The Habs announced on Saturday that the job is going to assistant coach Randy Cunneyworth, replacing Jacques Martin at the helm of the struggling squad.
The backlash in some quarters was almost immediate.
Local radio call-in shows and online forums were abuzz with questions about whether a non-French speaker should be awarded the top post.
A prominent sports writer summed up one side of the issue, arguing the club failed in its responsibility to protect and promote the French language.
"In Quebec, the Canadiens aren't just a hockey team," Philippe Cantin wrote in Montreal's La Presse.
"They are also an institution. And like all institutions, they have a responsibility to the community."
Cunneyworth, who said he hopes to learn French, is the Canadiens' first unilingual anglophone head coach in nearly three decades.
The Ontario native was appointed on an interim basis until at least the end of the season.
Some fans suggested they wouldn't be so upset if the Habs had brought in a highly-regarded Stanley Cup winner, such as the Detroit Red Wings' Mike Babcock, a McGill alumnus, instead of an assistant without NHL head coaching experience.
Others said the most important thing is winning. They say that if Cunneyworth, a young, tech-savvy coach and former NHL captain, manages to revive the Habs, then he should stick around.
The controversy is the latest in a string of Quebec media stories touching on the perceived regression in the use of French, inside the province and in Ottawa.
The Parti Quebecois has, predictably, already tried to capitalize on the kerfuffle.
The separatist party's language critic Yves Blanchet appeared on a French news station Sunday afternoon to denounce the move.
Another separatist group even called for a boycott of Molson beer to punish the owner, Geoff Molson.
The Habs have been down this road many times before.
Former captain Saku Koivu, a Finnish-born star, was criticized for his lack of French during his time with the team.
Koivu was even called out by a Quebec City lawyer during a 2007 provincial commission studying the so-called reasonable accommodation of minorities and immigrants.
PQ Leader Pauline Marois went one step further, saying at the time that the Canadiens should insist on French courses for its players.
Other players, like Ontario-born Bob Gainey, have won fans' hearts by learning French on the job. Gainey, also a former team captain, later became general manager of the team.
The intersection of language politics and sports may seem silly to some, but the Canadiens are a Quebec institution whose impact extends well beyond the realm of sports, said one expert.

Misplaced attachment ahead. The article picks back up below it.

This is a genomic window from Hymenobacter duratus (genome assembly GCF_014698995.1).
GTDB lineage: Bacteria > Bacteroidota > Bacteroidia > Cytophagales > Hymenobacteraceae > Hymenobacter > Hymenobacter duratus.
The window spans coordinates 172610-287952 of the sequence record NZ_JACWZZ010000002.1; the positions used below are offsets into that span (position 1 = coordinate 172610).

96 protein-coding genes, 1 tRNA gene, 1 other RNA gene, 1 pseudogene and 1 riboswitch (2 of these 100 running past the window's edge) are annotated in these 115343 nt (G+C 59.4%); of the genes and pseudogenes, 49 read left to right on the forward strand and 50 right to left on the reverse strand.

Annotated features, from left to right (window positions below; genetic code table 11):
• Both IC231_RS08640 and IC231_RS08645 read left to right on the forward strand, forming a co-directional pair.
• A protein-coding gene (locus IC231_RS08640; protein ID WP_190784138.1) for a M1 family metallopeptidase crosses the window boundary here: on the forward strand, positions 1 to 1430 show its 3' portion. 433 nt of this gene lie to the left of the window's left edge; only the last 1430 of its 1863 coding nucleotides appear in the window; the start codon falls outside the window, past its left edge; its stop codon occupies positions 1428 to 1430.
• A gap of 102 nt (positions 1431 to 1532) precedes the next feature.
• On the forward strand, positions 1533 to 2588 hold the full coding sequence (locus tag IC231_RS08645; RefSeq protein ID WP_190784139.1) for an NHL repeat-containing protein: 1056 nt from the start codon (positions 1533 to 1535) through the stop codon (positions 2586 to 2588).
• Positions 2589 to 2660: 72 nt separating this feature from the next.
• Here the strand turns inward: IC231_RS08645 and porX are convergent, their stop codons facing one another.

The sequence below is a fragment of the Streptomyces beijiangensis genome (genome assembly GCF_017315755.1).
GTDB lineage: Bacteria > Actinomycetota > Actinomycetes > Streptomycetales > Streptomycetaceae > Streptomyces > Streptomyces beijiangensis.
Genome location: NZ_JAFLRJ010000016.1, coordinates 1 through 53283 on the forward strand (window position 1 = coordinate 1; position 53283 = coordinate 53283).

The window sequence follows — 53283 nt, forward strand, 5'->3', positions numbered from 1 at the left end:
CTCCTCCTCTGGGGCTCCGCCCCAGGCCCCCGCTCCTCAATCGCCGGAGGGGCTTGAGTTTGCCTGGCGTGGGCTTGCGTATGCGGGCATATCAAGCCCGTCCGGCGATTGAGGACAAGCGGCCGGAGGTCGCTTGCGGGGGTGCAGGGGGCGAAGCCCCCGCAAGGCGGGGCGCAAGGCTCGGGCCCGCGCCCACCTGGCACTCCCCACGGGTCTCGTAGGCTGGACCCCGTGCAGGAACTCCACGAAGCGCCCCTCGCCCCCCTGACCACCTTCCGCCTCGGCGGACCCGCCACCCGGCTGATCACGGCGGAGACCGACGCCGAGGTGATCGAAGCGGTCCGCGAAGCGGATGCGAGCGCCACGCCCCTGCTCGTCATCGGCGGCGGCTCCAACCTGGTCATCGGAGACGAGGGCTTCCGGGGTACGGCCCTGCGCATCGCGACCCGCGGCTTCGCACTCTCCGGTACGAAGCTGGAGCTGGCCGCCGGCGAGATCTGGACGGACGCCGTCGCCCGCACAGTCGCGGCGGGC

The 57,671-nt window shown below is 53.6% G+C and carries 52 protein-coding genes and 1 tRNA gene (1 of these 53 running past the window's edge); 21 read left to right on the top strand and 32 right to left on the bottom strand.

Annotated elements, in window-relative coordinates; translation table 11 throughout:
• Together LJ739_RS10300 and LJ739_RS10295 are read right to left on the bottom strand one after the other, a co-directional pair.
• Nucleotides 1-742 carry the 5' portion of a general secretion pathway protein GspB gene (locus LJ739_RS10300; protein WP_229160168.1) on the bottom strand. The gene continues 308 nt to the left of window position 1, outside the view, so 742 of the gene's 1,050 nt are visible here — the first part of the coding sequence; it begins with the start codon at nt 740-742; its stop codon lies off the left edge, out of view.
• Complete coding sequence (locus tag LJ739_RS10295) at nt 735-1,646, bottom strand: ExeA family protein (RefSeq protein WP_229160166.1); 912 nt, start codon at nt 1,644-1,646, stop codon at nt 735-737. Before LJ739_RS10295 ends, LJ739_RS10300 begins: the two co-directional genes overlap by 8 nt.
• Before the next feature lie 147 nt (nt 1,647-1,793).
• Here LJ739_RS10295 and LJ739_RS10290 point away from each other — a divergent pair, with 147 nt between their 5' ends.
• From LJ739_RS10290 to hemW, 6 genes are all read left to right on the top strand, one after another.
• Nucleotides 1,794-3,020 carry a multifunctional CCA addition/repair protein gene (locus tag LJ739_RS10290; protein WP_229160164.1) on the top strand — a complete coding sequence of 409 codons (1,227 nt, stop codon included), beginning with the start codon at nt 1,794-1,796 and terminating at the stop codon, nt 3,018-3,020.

"It's always been wrapped up in the politics of the province," said Nicolas Moreau, a member of the faculty of social sciences at the University of Ottawa who co-edited a new book on the Habs and Quebec society.
"We are seeing this again now."
Moreau pointed to the Maurice Richard riots of 1955, seen as an early example of Quebec nationalism, with members of an aggrieved minority rising in revolt against Anglo oppression.
The team was founded by a businessman who, although Anglo-Irish, created it specifically for the French-Canadian market.
In the early days, the team was closely tied to Montreal's French-speaking community, and the team was almost entirely francophone, said Audrey Laurin-Lamothe, co-editor of the book.
"It's important for the Quebecois not only as a pastime, but because it's part of our identity, and language is wrapped up in that," said Laurin-Lamothe, a PhD student at the Universite du Quebec a Montreal.
More recently, the Canadiens have been criticized by some for not stocking the club with French players.
There is concern that if the Habs cease to hire Quebecers as coaches, francophones won't be able to get a foot in the door.
Several successful francophone bench bosses got their start with the Canadiens, including last year's Stanley Cup winner Claude Julien and runner up Alain Vigneault.
Some fans are hopeful that if the defunct Nordiques return to Quebec City, the Habs will be under more pressure to recruit francophone talent.
"When the Nordiques were there the Habs definitely had a stronger emphasis on French," Moreau said.
There has been much speculation that the Canadiens would behave differently if faced with a Quebec City team that would market itself more aggressively toward the Quebecois.
The Quebecor media empire, which is trying to bring back the Nordiques, has already picked up on that Quebec-identity theme lately in some critical news reports on the Canadiens and elements of its ownership consortium.
For all the controversy, though, the Canadiens have served as a unifier through the club's storied 102-year history.
The team has often been compared to a religion, bringing together the city's francophones, anglophones, and the rest of the multilingual mishmash in shared idolatry.
The Habs' famed Punch line of the 1940s, featuring Elmer Lach, Toe Blake and Maurice Richard, was an early bridge between the city's two linguistic solitudes, said Laurin-Lamothe.
"We had for the first time a mix of languages," she said. "The Punch line really helped changed the perception of the team to a club for the whole city."